By: Cole Parkinson
Solar Krafte Utilities was back in council in hopes to bring solar power to the M.D. of Taber.
The Vancouver-based company was making another presentation to the M.D. board in hopes to get their three proposed solar facilities located north of Enchant, south of Vauxhall and north of Vauxhall approved for building and operation.
With both company heads from around the area, Solar Krafte feels like they have a strong connection and understanding of the land.
“Being Canadian, we kept our eyes on our own backyard and Jeff (Thachuk, CEO) was born in Olds so we were very familiar with this area and knew that it represents the highest solar resource in Canada so it would be the first place where the same dynamic could occur in solar generation when done with scale,” said Mark Burgert, president of Solar Krafte. “It would be able to compete on its own two feet without pricing subsidies.”
The three M.D. projects are a part of a larger operation called Prairie Sunlight and development began years ago, according to Burgert.
The hope is to bring as much to the table as possible and give the region a better, cheaper source of power.
“For these projects as in every case, we looked very carefully starting about three years ago at the values that are currently part of the fabric of the landscape and community, we try in every case to build in as much value as we can into the land that we occupy so solar electricity generation is unto itself a very valuable use for land where we capture the sunshine and transform approximately 18 per cent of that directly into electricity,” said Burgert.
While coal and natural gas remain the top sources of energy, Solar Krafte is beginning to see a bump in interest for solar power.
The presenters wanted to highlight the fact that solar generation hadn’t been used correctly in the past based on the subsidies placed upon solar energy resulting in small scale systems when in fact for them to be of use to the population they need large scale operations just like coal and natural gas.
“Solar generation in the last couple years has become a very competitive form of electricity generation when it’s done properly, one of the key drivers is scale,” said Burgert.
“Historically up until very recently, solar generation was viewed as a boutique product where governments wanted to highlight some of the additional values renewable energy can bring.”
The total cost of the three M.D. projects is forecasted to reach just over $205 million dollars and predicted to generate enough electricity for north of 32,000 Alberta homes.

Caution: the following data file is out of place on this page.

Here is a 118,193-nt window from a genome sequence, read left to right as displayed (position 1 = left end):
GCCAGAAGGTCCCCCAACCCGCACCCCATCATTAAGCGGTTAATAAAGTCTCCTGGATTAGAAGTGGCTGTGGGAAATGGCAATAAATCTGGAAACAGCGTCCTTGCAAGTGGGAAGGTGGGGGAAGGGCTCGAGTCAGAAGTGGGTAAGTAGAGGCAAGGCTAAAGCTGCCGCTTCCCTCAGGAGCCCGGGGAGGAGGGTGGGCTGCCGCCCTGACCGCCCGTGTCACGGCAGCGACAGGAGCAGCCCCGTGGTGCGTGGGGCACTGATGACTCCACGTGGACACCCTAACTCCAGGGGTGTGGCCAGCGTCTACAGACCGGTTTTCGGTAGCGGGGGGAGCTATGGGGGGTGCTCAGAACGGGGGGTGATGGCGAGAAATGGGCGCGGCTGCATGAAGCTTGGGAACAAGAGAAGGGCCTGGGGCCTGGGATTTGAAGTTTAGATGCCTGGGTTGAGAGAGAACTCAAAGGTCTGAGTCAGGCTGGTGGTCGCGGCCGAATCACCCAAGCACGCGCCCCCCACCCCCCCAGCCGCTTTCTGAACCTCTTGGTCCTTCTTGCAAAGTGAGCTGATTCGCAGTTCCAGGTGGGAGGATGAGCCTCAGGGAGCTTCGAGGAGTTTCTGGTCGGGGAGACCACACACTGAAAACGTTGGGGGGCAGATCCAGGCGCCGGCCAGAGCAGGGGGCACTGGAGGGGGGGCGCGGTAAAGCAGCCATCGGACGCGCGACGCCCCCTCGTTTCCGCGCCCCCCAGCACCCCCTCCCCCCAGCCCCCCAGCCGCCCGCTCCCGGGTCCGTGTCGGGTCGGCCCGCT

While the start up costs look to be high, the figureheads of Solar Krafte stress the need to stick with the program because eventually the solar plant will be worth every penny.
“Capital costs are really what drive the model for what we build, the sunshine doesn’t cost anything, so we don’t have to worry about the price of natural gas or coal or anything in the future,” said Burgert.
“Our model is really premised on bringing low cost capital and building the systems as efficiently as possible in the front because that locks in the price of power going forward. Once the system is paid off after about 23 years, then there is no form of electricity generation that we can conceive of that would be able to out compete an amortized solar power plant.”
Once questioning was opened up to the board and those in attendance, questions came about where the electricity would be going to.
“Our financial model is based entirely on the forward pricing curve of the pool price so we’ll be selling our power into the pool, the bulk of it will end up being placed through private power purchase agreements with individual large load customers,” said Burgert. “We simply have to meet the market and or beat the market going forward so when you have new generation like this coming online, it can only introduce downward pricing pressure.”
“In Alberta in general, we have a glut of power right now because over half of the generation is still in the form of coal. For the last seven years the writing has been on the wall that that is coming to an end, it was first federally imposed that coal come offline and provincially a couple years ago. That natural gravitation away from coal is something that will significantly reduce the amount of generation and that’s where we will see prices come back to their historical norms.”